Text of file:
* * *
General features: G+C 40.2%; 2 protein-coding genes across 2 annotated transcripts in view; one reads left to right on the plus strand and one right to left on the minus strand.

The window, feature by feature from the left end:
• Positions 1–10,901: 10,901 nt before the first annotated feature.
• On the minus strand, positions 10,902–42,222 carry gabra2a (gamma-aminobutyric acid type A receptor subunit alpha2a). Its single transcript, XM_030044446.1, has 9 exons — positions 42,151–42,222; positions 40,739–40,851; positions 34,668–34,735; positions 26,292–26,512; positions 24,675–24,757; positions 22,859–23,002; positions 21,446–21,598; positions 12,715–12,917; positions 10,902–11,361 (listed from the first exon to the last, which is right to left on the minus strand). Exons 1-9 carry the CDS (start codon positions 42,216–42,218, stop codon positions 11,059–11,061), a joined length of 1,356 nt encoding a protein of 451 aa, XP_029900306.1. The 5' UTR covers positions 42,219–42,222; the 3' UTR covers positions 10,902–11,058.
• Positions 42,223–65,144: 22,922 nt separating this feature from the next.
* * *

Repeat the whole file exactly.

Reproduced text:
General features: G+C 40.2%; 2 protein-coding genes across 2 annotated transcripts in view; one reads left to right on the plus strand and one right to left on the minus strand.

The window, feature by feature from the left end:
• Positions 1–10,901: 10,901 nt before the first annotated feature.
• On the minus strand, positions 10,902–42,222 carry gabra2a (gamma-aminobutyric acid type A receptor subunit alpha2a). Its single transcript, XM_030044446.1, has 9 exons — positions 42,151–42,222; positions 40,739–40,851; positions 34,668–34,735; positions 26,292–26,512; positions 24,675–24,757; positions 22,859–23,002; positions 21,446–21,598; positions 12,715–12,917; positions 10,902–11,361 (listed from the first exon to the last, which is right to left on the minus strand). Exons 1-9 carry the CDS (start codon positions 42,216–42,218, stop codon positions 11,059–11,061), a joined length of 1,356 nt encoding a protein of 451 aa, XP_029900306.1. The 5' UTR covers positions 42,219–42,222; the 3' UTR covers positions 10,902–11,058.
• Positions 42,223–65,144: 22,922 nt separating this feature from the next.